The importance of marketing metrics in digital advertising
15 April 2021
Marketing metrics measure the success of marketing campaigns and show how well campaigns are tracking toward key performance indicators (KPIs). They are one of the most important elements of any campaign, and without them, marketing teams wouldn’t have a clear picture of whether their marketing strategy is a success. Here, we’ll explore the basics of marketing metrics and KPIs, share helpful metrics for digital marketers, and discuss which Amazon Ads solutions can help measure campaigns most effectively.
What are marketing metrics?
Marketing metrics are a quantifiable way to track performance and are an important marketing measurement tool for gauging a campaign’s effectiveness. The most appropriate marketing metrics vary greatly from one campaign to the next, but in general they measure the effects of your campaign on audience actions. The right marketing metrics to measure will be the ones that ultimately have the most impact on your business goals, which may be sales generated for one campaign but incremental reach for another. By helping you understand how effective your campaigns are, marketing metrics help marketers optimise their current campaigns and plan for future campaigns.
What are some examples of marketing metrics?
There are hundreds of metrics marketers can use to determine a campaign’s success – it’s a matter of choosing the right one for each particular strategy.
Different metrics give you different insights. For example, email opens and clicks can show engagement level, while the unsubscribe rate can indicate if audiences find your content interesting and relevant. Ad impressions and video views help measure your campaign reach. Cost-per-action can help you track the efficiency of your campaign.
Here are examples of metrics for various marketing channels that can help marketers make informed decisions about how to best optimise their budgets.
- Email marketing: as email opens, email forwards and unsubscribes
- Digital marketing: click-through rate, cost-per-action (CPA) and impressions
- Social media: follower count, impressions or reach, and engagement rate
- Website: total traffic, bounce rate, new customers, returning customers, time spent on site and traffic sources, as well as conversions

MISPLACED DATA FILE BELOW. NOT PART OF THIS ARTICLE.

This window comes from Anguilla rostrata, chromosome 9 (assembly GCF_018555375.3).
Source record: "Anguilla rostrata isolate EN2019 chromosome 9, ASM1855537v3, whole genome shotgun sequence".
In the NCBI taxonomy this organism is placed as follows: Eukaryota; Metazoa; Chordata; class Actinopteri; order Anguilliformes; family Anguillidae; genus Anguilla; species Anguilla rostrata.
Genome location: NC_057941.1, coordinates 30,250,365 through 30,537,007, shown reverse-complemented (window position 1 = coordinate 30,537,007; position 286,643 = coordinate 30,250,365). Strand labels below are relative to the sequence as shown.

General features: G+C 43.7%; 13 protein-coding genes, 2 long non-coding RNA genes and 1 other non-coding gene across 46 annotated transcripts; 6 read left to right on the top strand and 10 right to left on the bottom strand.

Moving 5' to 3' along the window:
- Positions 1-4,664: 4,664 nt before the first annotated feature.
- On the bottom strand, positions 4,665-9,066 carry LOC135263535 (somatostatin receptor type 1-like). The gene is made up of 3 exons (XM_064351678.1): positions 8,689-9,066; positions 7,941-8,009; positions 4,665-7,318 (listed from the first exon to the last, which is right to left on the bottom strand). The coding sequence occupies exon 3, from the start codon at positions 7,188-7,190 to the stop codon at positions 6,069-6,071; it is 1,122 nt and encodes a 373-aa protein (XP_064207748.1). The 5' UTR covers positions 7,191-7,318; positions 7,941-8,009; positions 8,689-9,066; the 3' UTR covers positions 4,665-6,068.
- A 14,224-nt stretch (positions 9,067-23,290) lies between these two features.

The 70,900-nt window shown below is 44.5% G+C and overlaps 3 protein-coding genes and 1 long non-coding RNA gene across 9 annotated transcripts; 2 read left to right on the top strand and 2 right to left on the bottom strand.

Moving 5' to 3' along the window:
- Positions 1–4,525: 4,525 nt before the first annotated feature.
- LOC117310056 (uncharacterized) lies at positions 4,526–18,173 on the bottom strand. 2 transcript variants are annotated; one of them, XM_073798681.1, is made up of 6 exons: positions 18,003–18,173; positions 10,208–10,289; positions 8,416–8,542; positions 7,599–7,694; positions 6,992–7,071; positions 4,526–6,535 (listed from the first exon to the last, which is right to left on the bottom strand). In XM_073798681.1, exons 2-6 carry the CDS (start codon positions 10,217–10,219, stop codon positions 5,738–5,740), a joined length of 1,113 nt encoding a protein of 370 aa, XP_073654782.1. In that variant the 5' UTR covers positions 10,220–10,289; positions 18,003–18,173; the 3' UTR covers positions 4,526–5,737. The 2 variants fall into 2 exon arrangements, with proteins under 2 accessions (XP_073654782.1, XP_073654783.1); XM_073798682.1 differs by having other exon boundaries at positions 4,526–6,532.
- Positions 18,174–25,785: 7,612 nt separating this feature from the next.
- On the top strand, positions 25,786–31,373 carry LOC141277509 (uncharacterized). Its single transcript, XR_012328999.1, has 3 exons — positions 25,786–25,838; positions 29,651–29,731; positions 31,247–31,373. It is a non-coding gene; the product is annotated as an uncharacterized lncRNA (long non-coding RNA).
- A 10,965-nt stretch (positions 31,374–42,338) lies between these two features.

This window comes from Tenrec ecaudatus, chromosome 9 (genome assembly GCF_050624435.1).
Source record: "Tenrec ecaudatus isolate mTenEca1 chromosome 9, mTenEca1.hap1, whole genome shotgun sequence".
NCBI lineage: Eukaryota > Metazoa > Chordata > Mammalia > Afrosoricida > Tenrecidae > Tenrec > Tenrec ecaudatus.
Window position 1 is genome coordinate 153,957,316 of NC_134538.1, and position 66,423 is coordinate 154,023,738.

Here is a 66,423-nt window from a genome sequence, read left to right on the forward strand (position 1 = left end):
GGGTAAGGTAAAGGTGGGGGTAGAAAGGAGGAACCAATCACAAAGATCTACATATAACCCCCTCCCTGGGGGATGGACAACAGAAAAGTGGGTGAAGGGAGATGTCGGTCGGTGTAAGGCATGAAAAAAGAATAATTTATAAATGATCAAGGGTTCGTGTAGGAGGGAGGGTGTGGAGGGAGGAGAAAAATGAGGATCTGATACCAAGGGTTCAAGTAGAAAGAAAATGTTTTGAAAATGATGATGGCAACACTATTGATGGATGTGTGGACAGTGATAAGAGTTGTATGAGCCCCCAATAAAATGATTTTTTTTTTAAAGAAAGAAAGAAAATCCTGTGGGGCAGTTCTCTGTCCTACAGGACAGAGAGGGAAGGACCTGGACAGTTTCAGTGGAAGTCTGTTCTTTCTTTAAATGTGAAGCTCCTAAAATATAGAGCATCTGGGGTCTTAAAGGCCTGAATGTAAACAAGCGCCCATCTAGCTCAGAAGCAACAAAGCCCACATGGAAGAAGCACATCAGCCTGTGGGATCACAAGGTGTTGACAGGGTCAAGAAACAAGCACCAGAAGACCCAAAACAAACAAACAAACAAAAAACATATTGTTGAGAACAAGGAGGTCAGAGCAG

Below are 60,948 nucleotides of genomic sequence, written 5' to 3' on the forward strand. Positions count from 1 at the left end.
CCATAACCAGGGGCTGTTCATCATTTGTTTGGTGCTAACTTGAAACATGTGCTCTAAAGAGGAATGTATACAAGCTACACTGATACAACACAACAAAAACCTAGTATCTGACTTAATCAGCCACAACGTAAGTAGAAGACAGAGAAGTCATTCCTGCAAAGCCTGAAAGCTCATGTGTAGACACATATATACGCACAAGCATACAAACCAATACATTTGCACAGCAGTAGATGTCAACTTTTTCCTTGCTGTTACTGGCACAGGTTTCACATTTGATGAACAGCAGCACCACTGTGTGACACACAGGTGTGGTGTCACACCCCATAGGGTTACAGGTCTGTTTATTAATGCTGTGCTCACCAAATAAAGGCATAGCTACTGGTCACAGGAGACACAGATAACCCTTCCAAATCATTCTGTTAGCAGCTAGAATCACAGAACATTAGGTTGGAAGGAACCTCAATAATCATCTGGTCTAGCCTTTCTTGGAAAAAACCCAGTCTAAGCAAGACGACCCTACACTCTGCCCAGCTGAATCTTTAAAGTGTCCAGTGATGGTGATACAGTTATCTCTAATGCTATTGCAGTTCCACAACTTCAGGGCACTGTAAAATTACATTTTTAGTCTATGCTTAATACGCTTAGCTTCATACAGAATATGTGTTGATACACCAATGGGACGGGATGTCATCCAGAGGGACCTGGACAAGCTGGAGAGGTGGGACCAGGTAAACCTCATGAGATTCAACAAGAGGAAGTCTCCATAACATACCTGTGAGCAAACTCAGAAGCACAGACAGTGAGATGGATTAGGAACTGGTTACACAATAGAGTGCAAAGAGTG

- Content marketing: blog traffic, amount of content shared, content downloads and qualified leads through lead generation form fills
- Video and streaming TV ads: impressions and total viewing time
- Sales: sales team response time, sales call volume and sales call reviews
- Revenue: how much revenue each channel is generating
- SEO: keyword average rankings, keyword search volume and organic traffic
- Quality: Quality Score, Net Promoter Score, reviews and monthly recurring revenue
Why are marketing metrics important?
Marketing metrics are critically important because they help brands determine whether campaigns are successful, and provide insights to adjust future campaigns accordingly. They help marketers understand how their campaigns are driving towards their business goals, and inform decisions for optimising their campaigns and marketing channels.
These insights help a marketing team understand if it has achieved its goals in terms of reaching new customers, awareness, engagement, sales, lead generation and more. These analytics also serve as an early warning system if marketing campaigns aren’t performing as expected, and can help with effective decision making to adjust campaigns in real time.
Finally, marketing metrics are the primary way marketers can show the impact that marketing and advertising is making for their company or organisation. This can inform annual budgets and headcount, making these insights essential beyond ongoing measurement and campaign planning.
Which marketing metrics and KPIs are most important for digital advertising?
1. Lead generation
2. Return on investment
3. Impression share
Impression share is the measure of how well a brand is performing on a certain channel in comparison to its total potential audience – for example, how many times your display ad was viewed as a percentage of the total number of potential eligible impressions. An increase in impression share can mean that a brand appears more frequently and has the potential to drive an increase in sales.